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Translated by Yi-chia Chen and Yi-ling Lin. For the original at Mata Taiwan, click hereThis is a response to Kharis Templeman’s “Tsai Ing-wen’s Pingpuzu Aborigines Challenge.”   


On August 1, Taiwan’s President Tsai Ing-wen promised that “relevant regulations will be reviewed by September 30 and the government will recognize the Pingpuzu (unrecognized, “assimilated” indigenous peoples) and grant rights to them.”

As the promised date drew near, there were  rumors among Pingpuzu online groups that the President is very likely to renege on her promise. Unfortunately, what the Pingpuzu people received was, as expected, no more than a news release from the Office of the President:

The President promised on August 1 that “relevant regulations will be reviewed by September 30 and the government will recognize the Pingpuzu and grant rights to them.” In response to that, the Executive Yuan planned to convene the ”Meeting on Pingpuzu Identity regulation review” on September 28 (notice of meeting as attached). However, due to theoffice closure caused by Typhoon Megi, the meeting is rescheduled to October 7. “Preliminary proposal for regulation review has been formulated, the Executive Yuan will reconvene the meeting as soon as possible,” the Council of Indigenous Peoples states.


The Council of Indigenous Peoples has  collected materials for research, including previous reports, legal opinions, etc. and the regulation review has been processed following the President’s instruction. The Council of Indigenous Peoples has also received considerable pleas and advice made by Pingpuzu groups from the Office of the President and the Executive Yuan, all of which will be taken into consideration.

The Council of Indigenous Peoples would like to emphasize that preliminary proposal for regulation review has been reported to Minister without Portfolio Lin Wan-I and Premier Lin Chuan. To make sure that the proposal is acceptable to the public, Premier Lin particularly had Minister Lin invite scholars and experts to discuss it further on September 28. Meanwhile, Premier Lin also asked relevant ministries to reallocate budget and resources. However, due to the closure of office caused by Typhoon Megi, the meeting is postponed to October 7.

Lastly, the Council of Indigenous Peoples confirms that suggestions offered by various groups, such as recognizing the Pingpuzu peoples as “Plains Indigenous,” or as “Pingpu Indigenous,” or as “Pinpuzu Ethnicity,” will all be considered in the discussion in the meeting convened by Minister without Portfolio Lin. The conclusion of the meeting, along with the budget expenditure, will be reported to high-level officials and a final conclusion will be reached.”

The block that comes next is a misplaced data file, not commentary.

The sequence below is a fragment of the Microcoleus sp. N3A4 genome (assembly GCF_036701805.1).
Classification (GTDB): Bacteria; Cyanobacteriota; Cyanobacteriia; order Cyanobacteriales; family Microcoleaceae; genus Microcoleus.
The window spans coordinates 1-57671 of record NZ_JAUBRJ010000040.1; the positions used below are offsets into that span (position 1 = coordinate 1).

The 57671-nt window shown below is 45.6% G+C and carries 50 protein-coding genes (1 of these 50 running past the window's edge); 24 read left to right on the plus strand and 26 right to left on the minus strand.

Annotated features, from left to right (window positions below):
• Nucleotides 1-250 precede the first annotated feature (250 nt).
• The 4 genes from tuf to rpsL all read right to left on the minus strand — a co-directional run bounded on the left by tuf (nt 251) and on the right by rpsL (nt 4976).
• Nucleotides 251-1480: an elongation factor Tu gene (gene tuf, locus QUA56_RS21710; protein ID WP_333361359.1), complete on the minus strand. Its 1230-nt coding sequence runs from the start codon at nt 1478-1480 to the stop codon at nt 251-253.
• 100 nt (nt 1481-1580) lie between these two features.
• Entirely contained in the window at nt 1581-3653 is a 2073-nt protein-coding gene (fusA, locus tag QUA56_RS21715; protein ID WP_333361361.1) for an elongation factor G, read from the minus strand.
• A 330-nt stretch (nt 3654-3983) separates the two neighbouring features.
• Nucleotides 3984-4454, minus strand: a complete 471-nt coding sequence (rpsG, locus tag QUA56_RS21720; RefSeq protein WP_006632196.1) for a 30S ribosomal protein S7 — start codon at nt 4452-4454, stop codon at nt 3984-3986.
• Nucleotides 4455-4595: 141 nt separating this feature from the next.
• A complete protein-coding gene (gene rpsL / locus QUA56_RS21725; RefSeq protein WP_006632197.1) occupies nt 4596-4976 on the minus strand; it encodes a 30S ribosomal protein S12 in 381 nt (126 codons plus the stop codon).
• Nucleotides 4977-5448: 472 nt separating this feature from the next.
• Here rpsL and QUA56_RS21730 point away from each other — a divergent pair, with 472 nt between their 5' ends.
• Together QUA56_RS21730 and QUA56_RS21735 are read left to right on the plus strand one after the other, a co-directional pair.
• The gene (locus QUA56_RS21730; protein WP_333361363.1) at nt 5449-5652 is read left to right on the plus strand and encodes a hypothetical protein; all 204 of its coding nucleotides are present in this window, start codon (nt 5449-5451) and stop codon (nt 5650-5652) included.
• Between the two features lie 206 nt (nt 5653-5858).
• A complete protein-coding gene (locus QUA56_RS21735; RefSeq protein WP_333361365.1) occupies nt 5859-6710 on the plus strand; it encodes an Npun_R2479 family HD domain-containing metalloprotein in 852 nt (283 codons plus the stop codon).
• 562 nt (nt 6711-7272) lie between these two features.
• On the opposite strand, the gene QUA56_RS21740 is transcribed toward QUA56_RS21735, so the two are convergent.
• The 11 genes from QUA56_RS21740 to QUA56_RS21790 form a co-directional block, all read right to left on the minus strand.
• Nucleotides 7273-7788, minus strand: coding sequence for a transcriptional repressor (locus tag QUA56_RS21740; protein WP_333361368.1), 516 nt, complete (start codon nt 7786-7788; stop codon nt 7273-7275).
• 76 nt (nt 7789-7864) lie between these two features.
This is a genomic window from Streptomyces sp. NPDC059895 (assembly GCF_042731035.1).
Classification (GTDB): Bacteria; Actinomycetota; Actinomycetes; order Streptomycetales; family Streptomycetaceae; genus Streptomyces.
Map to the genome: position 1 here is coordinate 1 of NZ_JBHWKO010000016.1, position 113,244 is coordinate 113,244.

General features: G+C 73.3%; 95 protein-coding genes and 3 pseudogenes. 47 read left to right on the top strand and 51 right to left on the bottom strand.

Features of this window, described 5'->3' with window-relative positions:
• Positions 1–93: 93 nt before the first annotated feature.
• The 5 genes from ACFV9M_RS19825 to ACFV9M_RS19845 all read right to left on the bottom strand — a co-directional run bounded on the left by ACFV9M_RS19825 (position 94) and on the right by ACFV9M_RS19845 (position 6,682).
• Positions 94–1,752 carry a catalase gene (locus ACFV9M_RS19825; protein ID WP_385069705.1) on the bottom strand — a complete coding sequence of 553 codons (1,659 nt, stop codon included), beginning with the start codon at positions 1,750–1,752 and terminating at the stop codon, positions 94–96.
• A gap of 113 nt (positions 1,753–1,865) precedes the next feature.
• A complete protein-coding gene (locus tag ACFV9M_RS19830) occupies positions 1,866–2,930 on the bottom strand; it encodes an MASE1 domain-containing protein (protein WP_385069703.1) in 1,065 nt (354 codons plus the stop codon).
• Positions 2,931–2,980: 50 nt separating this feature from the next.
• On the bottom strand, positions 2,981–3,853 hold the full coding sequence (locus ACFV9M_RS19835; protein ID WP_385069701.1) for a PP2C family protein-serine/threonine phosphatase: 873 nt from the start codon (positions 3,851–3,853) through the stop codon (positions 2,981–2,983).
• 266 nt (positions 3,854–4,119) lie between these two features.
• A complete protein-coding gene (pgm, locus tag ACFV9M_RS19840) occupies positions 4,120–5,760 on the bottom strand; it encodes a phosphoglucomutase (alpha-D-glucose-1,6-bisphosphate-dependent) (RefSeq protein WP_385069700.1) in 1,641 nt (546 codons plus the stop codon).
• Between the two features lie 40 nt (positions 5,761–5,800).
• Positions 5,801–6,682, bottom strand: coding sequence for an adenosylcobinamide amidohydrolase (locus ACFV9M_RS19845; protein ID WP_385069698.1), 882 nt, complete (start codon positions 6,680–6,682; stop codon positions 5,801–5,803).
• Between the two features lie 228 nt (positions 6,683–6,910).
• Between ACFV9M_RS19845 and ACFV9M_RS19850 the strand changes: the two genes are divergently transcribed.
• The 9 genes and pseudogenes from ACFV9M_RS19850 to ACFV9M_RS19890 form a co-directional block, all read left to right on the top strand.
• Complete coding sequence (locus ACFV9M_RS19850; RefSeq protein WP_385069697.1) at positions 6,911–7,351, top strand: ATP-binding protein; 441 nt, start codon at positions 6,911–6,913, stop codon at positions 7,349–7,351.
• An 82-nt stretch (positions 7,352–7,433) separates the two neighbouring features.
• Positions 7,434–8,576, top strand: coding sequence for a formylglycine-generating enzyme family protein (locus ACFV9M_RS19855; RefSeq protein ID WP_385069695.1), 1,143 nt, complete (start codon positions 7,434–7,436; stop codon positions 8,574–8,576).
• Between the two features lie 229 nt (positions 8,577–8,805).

Indeed, the government may have kept  their promise to ”review the relevant regulations” by September 30, yet the government failed to ”recognize Pingpuzu and grant rights to them,” the part that really matters.

In addition,the official notice for the September 28 meeting issued on September 26, which was two days before the meeting and everyone knew that Typhoon Megi was about to hit Taiwan. Consequently, it raised some doubts about the government’s sincerity.

Nevertheless, it is not the postponement of the promise that worries me and many of the Pingpuzu people the most. Rather, it is a dilution of her promise. Disregarding the Pingpuzu people’s objection, the government includes “Pingpu Indigenous” and “Pingpu Ethnicity” as two of the three options to determine how to grant identity to the Pingpuzu. This is not consistent with President Tsai’s promise that she gave during the campaign, which is granting rights to Pingpuzu under the principles of “respecting Pingpuzu’s self-identity and admitting their identity.”

Recognize the Pingpuzu as Indigenous Peoples

The Pingpuzu people have made numerous public appeals, including at least three summit meetings in the past two years. A consensus had already been reached: that the state should recognize the Pingpuzu as part of the existing Indigenous Peoples. Rather than establishing a “Pingpuzu Affairs Council” similar to the Hakka Affairs Council (Proposal C), or setting up another “Pingpu Indigenous” category under the Council of Indigenous Peoples (Proposal B), the Pingpuzu wants to be classifed as “Plains Indigenous” (Proposal A),

In other words, Proposal C means is that the Pingpuzu is a separate ethnic group altogether; similarly, Proposal B implies is that the Pingpuzu is a distinct subgroup of indigenous peoples but do not share the same rights as existing indigenous peoples. Among the three options, Proposal A alone considers Pingpuzu as “part of the same indigenous peoples who suffered historical injustices.”